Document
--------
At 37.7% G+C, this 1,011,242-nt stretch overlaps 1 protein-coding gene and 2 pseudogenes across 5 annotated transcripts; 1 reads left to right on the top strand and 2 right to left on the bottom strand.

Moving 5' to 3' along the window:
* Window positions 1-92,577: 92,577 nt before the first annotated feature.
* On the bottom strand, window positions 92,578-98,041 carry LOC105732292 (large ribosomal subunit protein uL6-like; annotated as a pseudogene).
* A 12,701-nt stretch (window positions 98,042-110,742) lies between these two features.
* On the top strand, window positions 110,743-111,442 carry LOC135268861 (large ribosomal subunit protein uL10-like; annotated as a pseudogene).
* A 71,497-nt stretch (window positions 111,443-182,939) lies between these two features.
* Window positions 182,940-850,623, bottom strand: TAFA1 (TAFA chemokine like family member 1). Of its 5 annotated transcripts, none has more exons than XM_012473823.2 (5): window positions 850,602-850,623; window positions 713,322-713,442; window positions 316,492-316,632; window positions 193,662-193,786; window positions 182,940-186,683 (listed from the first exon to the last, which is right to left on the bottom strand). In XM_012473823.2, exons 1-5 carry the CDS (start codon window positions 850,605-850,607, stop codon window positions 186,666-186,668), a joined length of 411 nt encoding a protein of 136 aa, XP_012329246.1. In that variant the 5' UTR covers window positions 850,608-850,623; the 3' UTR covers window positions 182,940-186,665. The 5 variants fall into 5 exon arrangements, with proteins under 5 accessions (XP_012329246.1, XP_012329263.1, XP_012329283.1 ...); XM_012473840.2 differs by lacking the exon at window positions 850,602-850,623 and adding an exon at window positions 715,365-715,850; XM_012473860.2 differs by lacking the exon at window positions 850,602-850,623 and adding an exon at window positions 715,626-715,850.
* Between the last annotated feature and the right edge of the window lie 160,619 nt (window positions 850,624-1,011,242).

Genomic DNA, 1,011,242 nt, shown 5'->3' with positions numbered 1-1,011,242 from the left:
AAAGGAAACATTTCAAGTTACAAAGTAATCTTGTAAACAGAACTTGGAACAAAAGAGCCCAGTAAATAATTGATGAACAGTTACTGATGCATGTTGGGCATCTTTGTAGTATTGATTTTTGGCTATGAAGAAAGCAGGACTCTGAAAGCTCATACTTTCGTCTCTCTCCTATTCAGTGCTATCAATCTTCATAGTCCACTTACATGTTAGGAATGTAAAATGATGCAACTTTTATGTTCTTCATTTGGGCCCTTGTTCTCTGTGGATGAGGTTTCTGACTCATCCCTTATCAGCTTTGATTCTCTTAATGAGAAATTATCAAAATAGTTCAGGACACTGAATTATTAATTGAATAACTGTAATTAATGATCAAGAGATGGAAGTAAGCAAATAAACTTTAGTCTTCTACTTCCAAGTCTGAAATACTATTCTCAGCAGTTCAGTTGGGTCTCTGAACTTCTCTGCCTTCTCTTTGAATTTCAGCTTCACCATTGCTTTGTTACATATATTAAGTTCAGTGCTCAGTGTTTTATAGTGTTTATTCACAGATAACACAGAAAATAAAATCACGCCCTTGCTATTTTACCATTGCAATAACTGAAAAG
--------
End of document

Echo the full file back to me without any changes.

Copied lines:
At 37.7% G+C, this 1,011,242-nt stretch overlaps 1 protein-coding gene and 2 pseudogenes across 5 annotated transcripts; 1 reads left to right on the top strand and 2 right to left on the bottom strand.

Moving 5' to 3' along the window:
* Window positions 1-92,577: 92,577 nt before the first annotated feature.
* On the bottom strand, window positions 92,578-98,041 carry LOC105732292 (large ribosomal subunit protein uL6-like; annotated as a pseudogene).
* A 12,701-nt stretch (window positions 98,042-110,742) lies between these two features.
* On the top strand, window positions 110,743-111,442 carry LOC135268861 (large ribosomal subunit protein uL10-like; annotated as a pseudogene).
* A 71,497-nt stretch (window positions 111,443-182,939) lies between these two features.
* Window positions 182,940-850,623, bottom strand: TAFA1 (TAFA chemokine like family member 1). Of its 5 annotated transcripts, none has more exons than XM_012473823.2 (5): window positions 850,602-850,623; window positions 713,322-713,442; window positions 316,492-316,632; window positions 193,662-193,786; window positions 182,940-186,683 (listed from the first exon to the last, which is right to left on the bottom strand). In XM_012473823.2, exons 1-5 carry the CDS (start codon window positions 850,605-850,607, stop codon window positions 186,666-186,668), a joined length of 411 nt encoding a protein of 136 aa, XP_012329246.1. In that variant the 5' UTR covers window positions 850,608-850,623; the 3' UTR covers window positions 182,940-186,665. The 5 variants fall into 5 exon arrangements, with proteins under 5 accessions (XP_012329246.1, XP_012329263.1, XP_012329283.1 ...); XM_012473840.2 differs by lacking the exon at window positions 850,602-850,623 and adding an exon at window positions 715,365-715,850; XM_012473860.2 differs by lacking the exon at window positions 850,602-850,623 and adding an exon at window positions 715,626-715,850.
* Between the last annotated feature and the right edge of the window lie 160,619 nt (window positions 850,624-1,011,242).

Genomic DNA, 1,011,242 nt, shown 5'->3' with positions numbered 1-1,011,242 from the left:
AAAGGAAACATTTCAAGTTACAAAGTAATCTTGTAAACAGAACTTGGAACAAAAGAGCCCAGTAAATAATTGATGAACAGTTACTGATGCATGTTGGGCATCTTTGTAGTATTGATTTTTGGCTATGAAGAAAGCAGGACTCTGAAAGCTCATACTTTCGTCTCTCTCCTATTCAGTGCTATCAATCTTCATAGTCCACTTACATGTTAGGAATGTAAAATGATGCAACTTTTATGTTCTTCATTTGGGCCCTTGTTCTCTGTGGATGAGGTTTCTGACTCATCCCTTATCAGCTTTGATTCTCTTAATGAGAAATTATCAAAATAGTTCAGGACACTGAATTATTAATTGAATAACTGTAATTAATGATCAAGAGATGGAAGTAAGCAAATAAACTTTAGTCTTCTACTTCCAAGTCTGAAATACTATTCTCAGCAGTTCAGTTGGGTCTCTGAACTTCTCTGCCTTCTCTTTGAATTTCAGCTTCACCATTGCTTTGTTACATATATTAAGTTCAGTGCTCAGTGTTTTATAGTGTTTATTCACAGATAACACAGAAAATAAAATCACGCCCTTGCTATTTTACCATTGCAATAACTGAAAAG